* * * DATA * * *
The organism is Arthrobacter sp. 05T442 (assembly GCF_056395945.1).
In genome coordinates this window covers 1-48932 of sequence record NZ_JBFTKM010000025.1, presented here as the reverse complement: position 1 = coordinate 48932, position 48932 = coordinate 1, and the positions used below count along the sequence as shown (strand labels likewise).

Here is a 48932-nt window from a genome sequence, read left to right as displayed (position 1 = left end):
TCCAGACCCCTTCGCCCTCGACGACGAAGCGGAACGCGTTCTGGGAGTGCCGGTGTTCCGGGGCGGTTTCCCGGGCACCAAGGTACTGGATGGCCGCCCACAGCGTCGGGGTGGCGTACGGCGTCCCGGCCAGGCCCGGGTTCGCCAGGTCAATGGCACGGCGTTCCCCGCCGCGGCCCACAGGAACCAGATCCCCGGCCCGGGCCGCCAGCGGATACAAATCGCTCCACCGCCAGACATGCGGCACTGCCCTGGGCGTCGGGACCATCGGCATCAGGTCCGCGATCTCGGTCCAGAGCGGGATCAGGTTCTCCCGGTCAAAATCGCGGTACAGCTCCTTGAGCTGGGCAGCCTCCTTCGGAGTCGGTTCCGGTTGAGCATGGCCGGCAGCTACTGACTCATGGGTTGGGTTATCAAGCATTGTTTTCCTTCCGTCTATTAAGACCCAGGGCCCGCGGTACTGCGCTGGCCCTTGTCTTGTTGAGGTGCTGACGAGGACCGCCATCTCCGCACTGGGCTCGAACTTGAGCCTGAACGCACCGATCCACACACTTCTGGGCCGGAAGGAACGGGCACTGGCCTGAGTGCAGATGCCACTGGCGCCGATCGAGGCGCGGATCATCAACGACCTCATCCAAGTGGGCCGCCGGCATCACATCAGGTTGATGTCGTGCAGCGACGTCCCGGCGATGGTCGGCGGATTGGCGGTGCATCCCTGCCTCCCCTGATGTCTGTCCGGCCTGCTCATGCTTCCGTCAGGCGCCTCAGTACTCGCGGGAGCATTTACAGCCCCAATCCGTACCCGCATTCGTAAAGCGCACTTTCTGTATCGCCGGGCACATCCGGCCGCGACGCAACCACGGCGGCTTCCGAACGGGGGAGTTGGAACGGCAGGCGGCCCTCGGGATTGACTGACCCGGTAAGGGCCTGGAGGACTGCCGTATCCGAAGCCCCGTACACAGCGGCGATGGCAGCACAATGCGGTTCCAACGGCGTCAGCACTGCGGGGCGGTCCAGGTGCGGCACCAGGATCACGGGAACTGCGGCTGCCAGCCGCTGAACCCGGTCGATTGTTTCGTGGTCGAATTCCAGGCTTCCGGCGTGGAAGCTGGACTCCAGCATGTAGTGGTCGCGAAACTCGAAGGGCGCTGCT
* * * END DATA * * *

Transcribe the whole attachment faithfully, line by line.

The organism is Arthrobacter sp. 05T442 (assembly GCF_056395945.1).
In genome coordinates this window covers 1-48932 of sequence record NZ_JBFTKM010000025.1, presented here as the reverse complement: position 1 = coordinate 48932, position 48932 = coordinate 1, and the positions used below count along the sequence as shown (strand labels likewise).

Here is a 48932-nt window from a genome sequence, read left to right as displayed (position 1 = left end):
TCCAGACCCCTTCGCCCTCGACGACGAAGCGGAACGCGTTCTGGGAGTGCCGGTGTTCCGGGGCGGTTTCCCGGGCACCAAGGTACTGGATGGCCGCCCACAGCGTCGGGGTGGCGTACGGCGTCCCGGCCAGGCCCGGGTTCGCCAGGTCAATGGCACGGCGTTCCCCGCCGCGGCCCACAGGAACCAGATCCCCGGCCCGGGCCGCCAGCGGATACAAATCGCTCCACCGCCAGACATGCGGCACTGCCCTGGGCGTCGGGACCATCGGCATCAGGTCCGCGATCTCGGTCCAGAGCGGGATCAGGTTCTCCCGGTCAAAATCGCGGTACAGCTCCTTGAGCTGGGCAGCCTCCTTCGGAGTCGGTTCCGGTTGAGCATGGCCGGCAGCTACTGACTCATGGGTTGGGTTATCAAGCATTGTTTTCCTTCCGTCTATTAAGACCCAGGGCCCGCGGTACTGCGCTGGCCCTTGTCTTGTTGAGGTGCTGACGAGGACCGCCATCTCCGCACTGGGCTCGAACTTGAGCCTGAACGCACCGATCCACACACTTCTGGGCCGGAAGGAACGGGCACTGGCCTGAGTGCAGATGCCACTGGCGCCGATCGAGGCGCGGATCATCAACGACCTCATCCAAGTGGGCCGCCGGCATCACATCAGGTTGATGTCGTGCAGCGACGTCCCGGCGATGGTCGGCGGATTGGCGGTGCATCCCTGCCTCCCCTGATGTCTGTCCGGCCTGCTCATGCTTCCGTCAGGCGCCTCAGTACTCGCGGGAGCATTTACAGCCCCAATCCGTACCCGCATTCGTAAAGCGCACTTTCTGTATCGCCGGGCACATCCGGCCGCGACGCAACCACGGCGGCTTCCGAACGGGGGAGTTGGAACGGCAGGCGGCCCTCGGGATTGACTGACCCGGTAAGGGCCTGGAGGACTGCCGTATCCGAAGCCCCGTACACAGCGGCGATGGCAGCACAATGCGGTTCCAACGGCGTCAGCACTGCGGGGCGGTCCAGGTGCGGCACCAGGATCACGGGAACTGCGGCTGCCAGCCGCTGAACCCGGTCGATTGTTTCGTGGTCGAATTCCAGGCTTCCGGCGTGGAAGCTGGACTCCAGCATGTAGTGGTCGCGAAACTCGAAGGGCGCTGCT